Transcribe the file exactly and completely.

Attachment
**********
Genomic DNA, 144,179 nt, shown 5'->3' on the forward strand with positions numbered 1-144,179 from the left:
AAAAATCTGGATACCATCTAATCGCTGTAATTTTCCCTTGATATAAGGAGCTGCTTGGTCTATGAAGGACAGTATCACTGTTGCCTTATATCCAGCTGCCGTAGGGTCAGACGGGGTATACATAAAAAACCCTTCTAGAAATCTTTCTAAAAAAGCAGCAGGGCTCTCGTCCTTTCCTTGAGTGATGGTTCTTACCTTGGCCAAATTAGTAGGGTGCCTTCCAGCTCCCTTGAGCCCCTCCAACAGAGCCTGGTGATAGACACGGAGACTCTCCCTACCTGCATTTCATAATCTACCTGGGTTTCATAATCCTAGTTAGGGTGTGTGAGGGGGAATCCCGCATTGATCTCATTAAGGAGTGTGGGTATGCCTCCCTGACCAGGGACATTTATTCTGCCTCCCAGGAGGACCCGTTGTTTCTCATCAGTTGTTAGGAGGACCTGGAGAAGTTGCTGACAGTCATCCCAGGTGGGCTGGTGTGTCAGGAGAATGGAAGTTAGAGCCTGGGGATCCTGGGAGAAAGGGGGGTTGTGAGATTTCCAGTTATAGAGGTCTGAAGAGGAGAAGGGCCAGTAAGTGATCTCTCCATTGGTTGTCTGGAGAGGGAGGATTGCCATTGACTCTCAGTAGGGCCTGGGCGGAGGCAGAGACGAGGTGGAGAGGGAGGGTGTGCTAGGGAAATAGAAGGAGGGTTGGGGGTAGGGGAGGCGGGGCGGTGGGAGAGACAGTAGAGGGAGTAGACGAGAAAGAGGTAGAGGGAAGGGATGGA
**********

Genomic DNA, 144,179 nt, shown 5'->3' on the forward strand with positions numbered 1-144,179 from the left:
AAAAATCTGGATACCATCTAATCGCTGTAATTTTCCCTTGATATAAGGAGCTGCTTGGTCTATGAAGGACAGTATCACTGTTGCCTTATATCCAGCTGCCGTAGGGTCAGACGGGGTATACATAAAAAACCCTTCTAGAAATCTTTCTAAAAAAGCAGCAGGGCTCTCGTCCTTTCCTTGAGTGATGGTTCTTACCTTGGCCAAATTAGTAGGGTGCCTTCCAGCTCCCTTGAGCCCCTCCAACAGAGCCTGGTGATAGACACGGAGACTCTCCCTACCTGCATTTCATAATCTACCTGGGTTTCATAATCCTAGTTAGGGTGTGTGAGGGGGAATCCCGCATTGATCTCATTAAGGAGTGTGGGTATGCCTCCCTGACCAGGGACATTTATTCTGCCTCCCAGGAGGACCCGTTGTTTCTCATCAGTTGTTAGGAGGACCTGGAGAAGTTGCTGACAGTCATCCCAGGTGGGCTGGTGTGTCAGGAGAATGGAAGTTAGAGCCTGGGGATCCTGGGAGAAAGGGGGGTTGTGAGATTTCCAGTTATAGAGGTCTGAAGAGGAGAAGGGCCAGTAAGTGATCTCTCCATTGGTTGTCTGGAGAGGGAGGATTGCCATTGACTCTCAGTAGGGCCTGGGCGGAGGCAGAGACGAGGTGGAGAGGGAGGGTGTGCTAGGGAAATAGAAGGAGGGTTGGGGGTAGGGGAGGCGGGGCGGTGGGAGAGACAGTAGAGGGAGTAGACGAGAAAGAGGTAGAGGGAAGGGATGGA